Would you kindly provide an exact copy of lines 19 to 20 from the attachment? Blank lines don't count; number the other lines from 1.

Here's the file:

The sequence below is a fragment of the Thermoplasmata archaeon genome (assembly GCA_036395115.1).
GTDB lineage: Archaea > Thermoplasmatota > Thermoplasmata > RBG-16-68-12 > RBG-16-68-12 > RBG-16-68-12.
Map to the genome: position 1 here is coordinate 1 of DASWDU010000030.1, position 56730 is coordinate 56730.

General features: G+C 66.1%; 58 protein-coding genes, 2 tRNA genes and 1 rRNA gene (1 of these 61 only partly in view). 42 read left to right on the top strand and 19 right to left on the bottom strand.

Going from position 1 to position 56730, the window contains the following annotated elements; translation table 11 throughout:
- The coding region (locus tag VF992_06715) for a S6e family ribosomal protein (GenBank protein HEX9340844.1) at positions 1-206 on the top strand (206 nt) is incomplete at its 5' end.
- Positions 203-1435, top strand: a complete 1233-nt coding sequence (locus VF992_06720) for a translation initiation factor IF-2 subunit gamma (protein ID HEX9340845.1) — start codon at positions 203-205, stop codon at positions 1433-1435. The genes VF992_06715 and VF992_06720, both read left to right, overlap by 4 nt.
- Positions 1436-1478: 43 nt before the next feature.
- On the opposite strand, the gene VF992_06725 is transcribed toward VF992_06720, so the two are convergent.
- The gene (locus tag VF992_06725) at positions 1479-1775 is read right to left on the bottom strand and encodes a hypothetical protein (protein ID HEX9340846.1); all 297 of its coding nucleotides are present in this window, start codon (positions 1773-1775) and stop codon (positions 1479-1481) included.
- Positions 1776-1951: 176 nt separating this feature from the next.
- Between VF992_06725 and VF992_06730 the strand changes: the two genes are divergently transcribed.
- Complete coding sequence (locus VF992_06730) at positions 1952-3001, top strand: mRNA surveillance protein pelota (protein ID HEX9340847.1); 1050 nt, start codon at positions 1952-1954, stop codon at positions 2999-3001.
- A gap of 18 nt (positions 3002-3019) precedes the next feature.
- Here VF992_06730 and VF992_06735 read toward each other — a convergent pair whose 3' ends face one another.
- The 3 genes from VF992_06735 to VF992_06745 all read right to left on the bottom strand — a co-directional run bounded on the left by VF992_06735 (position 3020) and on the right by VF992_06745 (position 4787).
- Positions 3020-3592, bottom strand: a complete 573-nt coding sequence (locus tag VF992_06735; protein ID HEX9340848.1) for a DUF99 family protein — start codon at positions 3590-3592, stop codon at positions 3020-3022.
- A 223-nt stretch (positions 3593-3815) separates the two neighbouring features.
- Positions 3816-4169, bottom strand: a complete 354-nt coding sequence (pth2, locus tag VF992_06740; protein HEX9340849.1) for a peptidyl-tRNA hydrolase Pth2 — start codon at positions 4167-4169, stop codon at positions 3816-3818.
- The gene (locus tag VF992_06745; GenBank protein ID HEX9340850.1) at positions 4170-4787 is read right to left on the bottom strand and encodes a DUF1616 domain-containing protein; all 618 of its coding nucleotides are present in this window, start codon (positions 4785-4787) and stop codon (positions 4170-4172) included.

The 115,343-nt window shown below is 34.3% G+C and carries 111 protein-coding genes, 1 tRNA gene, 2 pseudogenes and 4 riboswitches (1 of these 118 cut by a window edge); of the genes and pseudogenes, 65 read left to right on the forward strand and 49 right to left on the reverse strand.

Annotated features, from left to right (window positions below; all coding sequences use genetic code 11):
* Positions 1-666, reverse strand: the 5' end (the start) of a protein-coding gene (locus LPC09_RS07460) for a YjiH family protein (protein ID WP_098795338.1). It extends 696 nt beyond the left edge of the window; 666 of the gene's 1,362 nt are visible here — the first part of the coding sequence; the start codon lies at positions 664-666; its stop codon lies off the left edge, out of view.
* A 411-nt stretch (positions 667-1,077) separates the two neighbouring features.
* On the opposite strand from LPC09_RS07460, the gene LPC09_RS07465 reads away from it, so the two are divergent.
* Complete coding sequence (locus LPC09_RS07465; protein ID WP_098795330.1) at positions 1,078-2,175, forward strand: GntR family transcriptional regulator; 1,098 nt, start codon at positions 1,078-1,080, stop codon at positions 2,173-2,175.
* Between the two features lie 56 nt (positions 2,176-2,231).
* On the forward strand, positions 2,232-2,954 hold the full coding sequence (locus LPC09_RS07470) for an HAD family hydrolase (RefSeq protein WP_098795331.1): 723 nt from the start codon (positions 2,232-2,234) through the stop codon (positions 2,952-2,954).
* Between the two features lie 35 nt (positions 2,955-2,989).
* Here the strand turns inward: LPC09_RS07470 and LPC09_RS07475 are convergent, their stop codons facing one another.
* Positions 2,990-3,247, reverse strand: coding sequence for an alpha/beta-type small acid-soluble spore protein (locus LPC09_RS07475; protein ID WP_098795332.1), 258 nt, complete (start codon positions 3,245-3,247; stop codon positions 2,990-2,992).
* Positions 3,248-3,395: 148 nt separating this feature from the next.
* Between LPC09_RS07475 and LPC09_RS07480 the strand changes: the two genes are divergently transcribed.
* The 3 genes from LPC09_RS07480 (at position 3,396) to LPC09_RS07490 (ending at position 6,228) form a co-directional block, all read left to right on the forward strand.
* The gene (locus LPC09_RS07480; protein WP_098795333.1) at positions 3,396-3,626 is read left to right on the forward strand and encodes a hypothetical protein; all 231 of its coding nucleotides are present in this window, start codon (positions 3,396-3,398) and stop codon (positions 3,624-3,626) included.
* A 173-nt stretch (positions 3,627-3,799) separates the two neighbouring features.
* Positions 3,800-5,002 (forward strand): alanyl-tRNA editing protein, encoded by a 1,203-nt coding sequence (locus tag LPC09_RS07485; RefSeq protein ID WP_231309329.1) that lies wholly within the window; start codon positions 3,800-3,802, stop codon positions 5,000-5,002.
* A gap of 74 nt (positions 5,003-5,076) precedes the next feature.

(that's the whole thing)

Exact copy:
- Positions 3816-4169, bottom strand: a complete 354-nt coding sequence (pth2, locus tag VF992_06740; protein HEX9340849.1) for a peptidyl-tRNA hydrolase Pth2 — start codon at positions 4167-4169, stop codon at positions 3816-3818.
- The gene (locus tag VF992_06745; GenBank protein ID HEX9340850.1) at positions 4170-4787 is read right to left on the bottom strand and encodes a DUF1616 domain-containing protein; all 618 of its coding nucleotides are present in this window, start codon (positions 4785-4787) and stop codon (positions 4170-4172) included.